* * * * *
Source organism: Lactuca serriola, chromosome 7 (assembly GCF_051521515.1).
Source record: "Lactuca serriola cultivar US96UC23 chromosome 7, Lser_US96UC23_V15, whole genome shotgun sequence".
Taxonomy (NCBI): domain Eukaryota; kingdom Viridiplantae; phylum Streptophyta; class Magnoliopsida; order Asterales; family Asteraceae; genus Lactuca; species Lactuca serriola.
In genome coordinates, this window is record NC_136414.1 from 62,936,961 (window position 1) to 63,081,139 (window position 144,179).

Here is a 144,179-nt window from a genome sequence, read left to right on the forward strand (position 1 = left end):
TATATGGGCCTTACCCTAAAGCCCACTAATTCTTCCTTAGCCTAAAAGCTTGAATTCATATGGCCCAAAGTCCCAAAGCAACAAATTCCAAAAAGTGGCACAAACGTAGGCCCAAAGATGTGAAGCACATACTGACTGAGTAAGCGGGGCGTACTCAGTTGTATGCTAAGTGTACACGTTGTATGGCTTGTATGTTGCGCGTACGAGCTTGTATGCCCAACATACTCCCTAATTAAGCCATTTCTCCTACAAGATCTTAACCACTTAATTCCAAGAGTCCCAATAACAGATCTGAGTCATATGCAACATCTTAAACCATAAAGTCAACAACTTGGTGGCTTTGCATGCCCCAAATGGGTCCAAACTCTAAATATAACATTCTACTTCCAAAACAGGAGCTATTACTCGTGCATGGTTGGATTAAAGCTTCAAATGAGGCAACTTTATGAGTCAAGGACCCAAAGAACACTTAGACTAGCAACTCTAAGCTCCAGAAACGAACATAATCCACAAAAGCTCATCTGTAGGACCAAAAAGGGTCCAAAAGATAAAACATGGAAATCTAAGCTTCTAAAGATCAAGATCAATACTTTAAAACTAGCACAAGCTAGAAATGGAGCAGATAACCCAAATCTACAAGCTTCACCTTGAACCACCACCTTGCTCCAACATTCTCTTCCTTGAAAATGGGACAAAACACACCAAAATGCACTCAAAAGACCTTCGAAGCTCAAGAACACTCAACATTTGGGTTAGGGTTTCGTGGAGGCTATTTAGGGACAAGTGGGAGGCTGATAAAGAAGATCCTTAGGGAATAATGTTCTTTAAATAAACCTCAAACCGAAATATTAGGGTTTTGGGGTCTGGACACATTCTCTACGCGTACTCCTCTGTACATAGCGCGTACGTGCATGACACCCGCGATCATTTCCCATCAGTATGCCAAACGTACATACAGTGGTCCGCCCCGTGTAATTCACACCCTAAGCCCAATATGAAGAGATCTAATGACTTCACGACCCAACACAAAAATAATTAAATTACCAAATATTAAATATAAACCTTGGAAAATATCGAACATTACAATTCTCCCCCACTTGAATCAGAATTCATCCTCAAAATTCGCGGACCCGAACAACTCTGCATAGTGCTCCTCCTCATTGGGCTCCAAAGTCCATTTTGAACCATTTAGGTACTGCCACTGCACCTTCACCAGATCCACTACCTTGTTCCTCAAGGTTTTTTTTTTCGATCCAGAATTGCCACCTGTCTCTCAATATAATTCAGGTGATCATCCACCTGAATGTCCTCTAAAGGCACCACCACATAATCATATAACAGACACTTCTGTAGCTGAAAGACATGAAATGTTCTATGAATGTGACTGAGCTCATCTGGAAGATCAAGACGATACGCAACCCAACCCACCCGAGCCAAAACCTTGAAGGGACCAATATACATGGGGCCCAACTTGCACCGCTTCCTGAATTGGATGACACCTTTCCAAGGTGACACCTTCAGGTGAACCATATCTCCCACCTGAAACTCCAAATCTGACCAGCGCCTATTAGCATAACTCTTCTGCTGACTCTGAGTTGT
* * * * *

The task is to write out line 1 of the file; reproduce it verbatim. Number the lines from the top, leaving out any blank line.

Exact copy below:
Source organism: Lactuca serriola, chromosome 7 (assembly GCF_051521515.1).